Despite the stereotype of rabbits breeding like, well, rabbits, the pygmy rabbit is quite close to extinction due to increasing agriculture, and possibly disease. The rabbits live pretty much on just one food source: sagebrush. Now you might think sagebrush is epic in the West: Is there a Western that's complete without a tangle of sagebrush rolling through the dusty streets right before a shootout? But in reality, sagebrush is becoming less and less common in Oregon since the damming of the Columbia River created more arable land. As a result, dense sagebrush habitat is hard to find in the rabbit's range, and pockets of it serve to isolate populations.

Until a few years ago, there were two sub-populations of pygmy rabbits: Columbia Basin and Idaho. As of 2002, researchers could only find 16 Columbia Basin pygmy rabbits in the wild, and in 2008, the entire sub-population went extinct when in 2008 the last known purebred Columbia Basin rabbit died in captivity. Since then, conservationists have mulled switching funds from the Columbia Basin preservation program to the Idaho program, since that sub-population is much healthier. Currently, the Oregon Zoo and other organizations are feverishly trying to breed the rabbits in captivity to create species biodiversity.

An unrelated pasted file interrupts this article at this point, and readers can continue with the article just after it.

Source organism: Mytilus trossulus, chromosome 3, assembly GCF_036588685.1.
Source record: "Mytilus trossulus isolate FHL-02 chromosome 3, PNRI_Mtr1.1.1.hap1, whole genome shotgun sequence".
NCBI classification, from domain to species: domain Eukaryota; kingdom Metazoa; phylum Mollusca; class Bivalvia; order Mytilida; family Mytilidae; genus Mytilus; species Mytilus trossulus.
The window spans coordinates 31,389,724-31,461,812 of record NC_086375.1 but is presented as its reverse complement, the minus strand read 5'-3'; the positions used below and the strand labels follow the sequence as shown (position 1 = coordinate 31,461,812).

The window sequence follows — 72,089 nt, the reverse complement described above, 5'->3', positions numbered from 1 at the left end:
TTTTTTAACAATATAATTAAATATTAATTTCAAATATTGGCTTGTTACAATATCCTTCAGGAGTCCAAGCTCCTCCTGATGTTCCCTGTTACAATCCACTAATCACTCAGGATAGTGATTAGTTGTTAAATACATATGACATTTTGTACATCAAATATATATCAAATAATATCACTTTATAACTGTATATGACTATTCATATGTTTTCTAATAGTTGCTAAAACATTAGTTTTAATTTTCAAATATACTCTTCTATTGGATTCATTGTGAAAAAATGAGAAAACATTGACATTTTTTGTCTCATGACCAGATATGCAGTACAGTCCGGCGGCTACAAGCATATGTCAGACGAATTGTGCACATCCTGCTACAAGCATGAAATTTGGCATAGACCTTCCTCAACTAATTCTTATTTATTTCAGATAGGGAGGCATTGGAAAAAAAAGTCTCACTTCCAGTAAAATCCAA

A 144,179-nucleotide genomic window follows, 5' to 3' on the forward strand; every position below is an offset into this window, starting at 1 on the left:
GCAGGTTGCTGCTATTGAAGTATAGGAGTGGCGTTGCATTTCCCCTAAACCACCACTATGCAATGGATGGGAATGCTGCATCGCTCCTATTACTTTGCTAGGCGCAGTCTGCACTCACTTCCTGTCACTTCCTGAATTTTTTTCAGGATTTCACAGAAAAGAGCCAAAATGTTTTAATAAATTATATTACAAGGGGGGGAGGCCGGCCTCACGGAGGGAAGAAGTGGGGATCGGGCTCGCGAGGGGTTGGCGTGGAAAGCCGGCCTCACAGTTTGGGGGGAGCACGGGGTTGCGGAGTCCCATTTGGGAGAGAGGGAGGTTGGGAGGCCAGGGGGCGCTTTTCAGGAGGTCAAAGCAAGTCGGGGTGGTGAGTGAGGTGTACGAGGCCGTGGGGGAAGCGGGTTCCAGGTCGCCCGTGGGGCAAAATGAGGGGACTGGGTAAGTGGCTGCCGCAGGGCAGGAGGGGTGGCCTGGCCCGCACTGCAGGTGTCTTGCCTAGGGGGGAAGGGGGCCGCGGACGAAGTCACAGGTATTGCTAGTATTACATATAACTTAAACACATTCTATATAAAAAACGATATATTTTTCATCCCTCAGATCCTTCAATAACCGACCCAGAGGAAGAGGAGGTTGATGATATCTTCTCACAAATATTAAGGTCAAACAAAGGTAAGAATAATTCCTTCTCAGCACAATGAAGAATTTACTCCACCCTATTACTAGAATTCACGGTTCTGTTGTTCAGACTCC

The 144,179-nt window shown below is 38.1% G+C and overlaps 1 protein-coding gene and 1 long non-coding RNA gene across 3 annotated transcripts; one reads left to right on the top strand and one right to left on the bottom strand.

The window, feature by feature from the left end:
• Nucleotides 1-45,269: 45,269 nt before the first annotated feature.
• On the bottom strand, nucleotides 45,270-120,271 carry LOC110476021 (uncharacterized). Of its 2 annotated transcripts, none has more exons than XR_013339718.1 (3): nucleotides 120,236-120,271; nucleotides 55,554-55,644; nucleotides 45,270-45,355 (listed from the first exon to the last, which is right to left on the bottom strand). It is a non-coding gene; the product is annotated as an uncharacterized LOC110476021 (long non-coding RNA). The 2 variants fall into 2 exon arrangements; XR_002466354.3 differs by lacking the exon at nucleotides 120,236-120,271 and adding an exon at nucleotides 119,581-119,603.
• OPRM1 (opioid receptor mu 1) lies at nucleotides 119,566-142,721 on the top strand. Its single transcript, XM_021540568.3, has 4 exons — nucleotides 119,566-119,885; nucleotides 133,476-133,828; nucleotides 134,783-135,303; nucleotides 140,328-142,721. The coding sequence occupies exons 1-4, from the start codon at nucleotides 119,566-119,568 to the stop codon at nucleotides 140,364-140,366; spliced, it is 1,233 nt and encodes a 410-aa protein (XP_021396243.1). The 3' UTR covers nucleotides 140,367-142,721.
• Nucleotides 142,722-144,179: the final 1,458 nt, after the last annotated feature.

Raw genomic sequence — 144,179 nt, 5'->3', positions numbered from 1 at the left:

News on healthcare, the environment, wildlife, and energy from our other blogs.

Green Cheese: Pondering why it's easier to put a man on the moon than to pass a freakin' healthcare bill.

USA v. Europe: Kevin Drum debates the European approach to healthcare.

Full Court Press: Will Obama be able to push healthcare through fast?

The communists at the Wall Street Journal present us with the latest executive pay data today:

Executives and other highly compensated employees now receive more than one-third of all pay in the U.S.....In the five years ending in 2007, earnings for American workers rose 24%, half the 48% gain for the top-paid. The result: The top-paid represent 33% of the total, up from 28% in 2002.